Sep 042008
 

Published on in the WOW! supplement of the Evening Echo on 03 September 2008

IMG_1552 Yipee! School starts on Monday, and for the first time ever all three of the girls are going! The little one is five… and it will be her first day of “big school”. She’s all excited about it… but, truth be told, not half as excited as her Mum and Dad!

There was a time not so long ago when we were sure sending our “baby” off to school would be a heart-wrenching experience; if ever there was a time for a tear in the eye and a lump in the throat this would be it. But a long, dreary summer with three kids on top of each other in the house, constant bickering and all out sibling warfare, to be brutally honest we’ll be glad to see the school term start.

Once upon a time the first day of school used to evoke something akin to dread in the hearts of children and parents alike… but not any more. If they’re anything like ours, five year olds all over the country are positively rejoicing at the thought of their first day at “big school”. I was reading this week that the National Parents Council used to run courses for parents whose children were going to school for the first time, but they stopped them because children and schools are so much better prepared these days. There simply wasn’t the demand.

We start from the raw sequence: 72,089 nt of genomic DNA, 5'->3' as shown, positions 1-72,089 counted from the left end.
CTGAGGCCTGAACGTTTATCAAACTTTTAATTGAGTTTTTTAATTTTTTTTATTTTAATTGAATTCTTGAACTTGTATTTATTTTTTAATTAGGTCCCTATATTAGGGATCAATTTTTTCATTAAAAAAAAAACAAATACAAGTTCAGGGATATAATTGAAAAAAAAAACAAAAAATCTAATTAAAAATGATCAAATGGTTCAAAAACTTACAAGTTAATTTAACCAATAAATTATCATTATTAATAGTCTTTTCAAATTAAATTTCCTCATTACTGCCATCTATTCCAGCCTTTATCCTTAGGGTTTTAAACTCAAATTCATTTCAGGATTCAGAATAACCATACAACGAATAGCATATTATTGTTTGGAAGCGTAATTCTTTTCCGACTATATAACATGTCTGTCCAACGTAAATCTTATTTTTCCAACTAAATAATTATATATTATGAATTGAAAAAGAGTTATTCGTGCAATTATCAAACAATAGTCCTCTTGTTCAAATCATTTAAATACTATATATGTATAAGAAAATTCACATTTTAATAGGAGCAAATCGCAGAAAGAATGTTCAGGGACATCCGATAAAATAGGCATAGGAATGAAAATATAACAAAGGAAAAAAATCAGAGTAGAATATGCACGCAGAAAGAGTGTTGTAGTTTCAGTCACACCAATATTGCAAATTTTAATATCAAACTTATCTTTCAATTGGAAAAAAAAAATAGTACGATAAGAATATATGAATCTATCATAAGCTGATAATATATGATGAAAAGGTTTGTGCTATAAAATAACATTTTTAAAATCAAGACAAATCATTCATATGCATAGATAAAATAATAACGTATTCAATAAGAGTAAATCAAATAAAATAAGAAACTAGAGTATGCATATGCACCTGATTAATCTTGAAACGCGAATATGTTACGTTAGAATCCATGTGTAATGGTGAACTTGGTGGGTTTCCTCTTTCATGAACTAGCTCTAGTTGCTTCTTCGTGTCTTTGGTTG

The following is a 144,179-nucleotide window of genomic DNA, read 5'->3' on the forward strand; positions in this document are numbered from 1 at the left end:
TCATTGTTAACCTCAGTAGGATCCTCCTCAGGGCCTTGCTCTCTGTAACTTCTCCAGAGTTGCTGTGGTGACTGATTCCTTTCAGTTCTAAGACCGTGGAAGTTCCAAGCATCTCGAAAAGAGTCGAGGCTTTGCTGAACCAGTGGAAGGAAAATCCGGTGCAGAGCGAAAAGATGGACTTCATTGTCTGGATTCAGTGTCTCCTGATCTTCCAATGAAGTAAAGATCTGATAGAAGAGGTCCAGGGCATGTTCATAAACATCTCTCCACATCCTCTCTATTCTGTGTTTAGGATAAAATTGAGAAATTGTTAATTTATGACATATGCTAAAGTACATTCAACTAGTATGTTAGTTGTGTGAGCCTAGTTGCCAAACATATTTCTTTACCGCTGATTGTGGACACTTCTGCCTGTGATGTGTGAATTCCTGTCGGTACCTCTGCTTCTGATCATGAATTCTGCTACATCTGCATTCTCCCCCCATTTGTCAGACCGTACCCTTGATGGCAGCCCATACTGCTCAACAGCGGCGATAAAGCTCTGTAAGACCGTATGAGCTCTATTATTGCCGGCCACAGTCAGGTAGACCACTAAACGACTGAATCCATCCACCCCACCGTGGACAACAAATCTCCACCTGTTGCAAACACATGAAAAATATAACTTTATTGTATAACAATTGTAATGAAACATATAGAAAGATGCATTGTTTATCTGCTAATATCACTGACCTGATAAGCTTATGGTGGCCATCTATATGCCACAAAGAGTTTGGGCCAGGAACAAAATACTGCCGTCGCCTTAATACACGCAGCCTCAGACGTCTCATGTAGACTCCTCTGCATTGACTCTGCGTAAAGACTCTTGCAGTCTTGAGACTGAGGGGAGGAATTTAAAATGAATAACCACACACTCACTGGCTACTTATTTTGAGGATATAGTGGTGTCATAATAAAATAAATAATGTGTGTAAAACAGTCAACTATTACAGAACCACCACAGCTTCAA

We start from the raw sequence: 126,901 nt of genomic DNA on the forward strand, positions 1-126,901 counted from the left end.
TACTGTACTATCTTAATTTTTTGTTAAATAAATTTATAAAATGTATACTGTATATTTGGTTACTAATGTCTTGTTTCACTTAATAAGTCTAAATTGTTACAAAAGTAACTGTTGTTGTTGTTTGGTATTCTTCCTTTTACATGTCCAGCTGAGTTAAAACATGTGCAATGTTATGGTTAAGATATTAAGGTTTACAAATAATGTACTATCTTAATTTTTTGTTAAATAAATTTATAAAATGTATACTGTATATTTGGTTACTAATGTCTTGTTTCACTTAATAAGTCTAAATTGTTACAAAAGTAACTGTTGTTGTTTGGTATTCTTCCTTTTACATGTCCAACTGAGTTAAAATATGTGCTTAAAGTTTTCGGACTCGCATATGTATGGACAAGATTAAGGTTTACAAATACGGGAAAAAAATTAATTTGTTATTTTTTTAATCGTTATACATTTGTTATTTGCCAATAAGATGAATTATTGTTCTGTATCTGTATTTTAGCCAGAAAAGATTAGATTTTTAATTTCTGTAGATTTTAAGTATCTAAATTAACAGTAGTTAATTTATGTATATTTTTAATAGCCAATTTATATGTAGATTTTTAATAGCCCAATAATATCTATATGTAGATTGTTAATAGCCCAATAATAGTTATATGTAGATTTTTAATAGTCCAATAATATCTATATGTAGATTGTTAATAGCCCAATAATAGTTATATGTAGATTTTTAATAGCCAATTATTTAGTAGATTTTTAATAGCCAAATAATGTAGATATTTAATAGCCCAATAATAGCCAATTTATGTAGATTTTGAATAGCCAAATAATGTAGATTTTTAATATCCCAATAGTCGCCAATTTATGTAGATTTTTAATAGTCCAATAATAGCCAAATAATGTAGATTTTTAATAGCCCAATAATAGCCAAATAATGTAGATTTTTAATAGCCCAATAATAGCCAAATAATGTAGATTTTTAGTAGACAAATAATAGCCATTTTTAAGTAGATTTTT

There are open days, when children and parents get to meet teachers, see classrooms and familiarise themselves with school before term starts, and improved communication between teachers, parents and children means it’s all become less of an ordeal and more of an adventure for the children.

But what about parents? If anything, the first day at school is more traumatic for them than for children today. Sending your youngest off into the big wide world without you for the first time – even if it is only the local national school – is sure to tug at the heart strings. But trust me, the prospect of a few hours of genuine peace and quiet every day is a real mitigating factor.

The twins can’t decide whether they’re looking forward to the return to school or not… but they’re more than ready for it. They’ve been wired for the last couple of weeks, which is pretty normal for the end of the holidays. Except that this year it’s been much worse… largely, I suspect, because we haven’t really had a summer. School will at least keep them occupied, and re-establish a bit of routine and order.

We’ve been talking to the little one about her transition to full time education all summer; doing our best the lay the groundwork for the coming weeks. She thinks it’s a great idea, but I’m not convinced she realises school is an all day, five days a week, week in, week out thing. Yes it will be difficult, yes there will be tears, and no doubt there will be three tired, cranky girls to contend with on their return.

But there’ll also be a mum and dad who’ve had a few child-free hours: brief respite from the constant questions, incessant demands and the childish exuberance and boundless energy that, while delightful, can also prove oh so exhausting. We’ll be able to focus on work uninterrupted, go for walks together when we feel like it… even, perhaps, go out for lunch every now and again.

When you think about it, school really is a wonderful thing!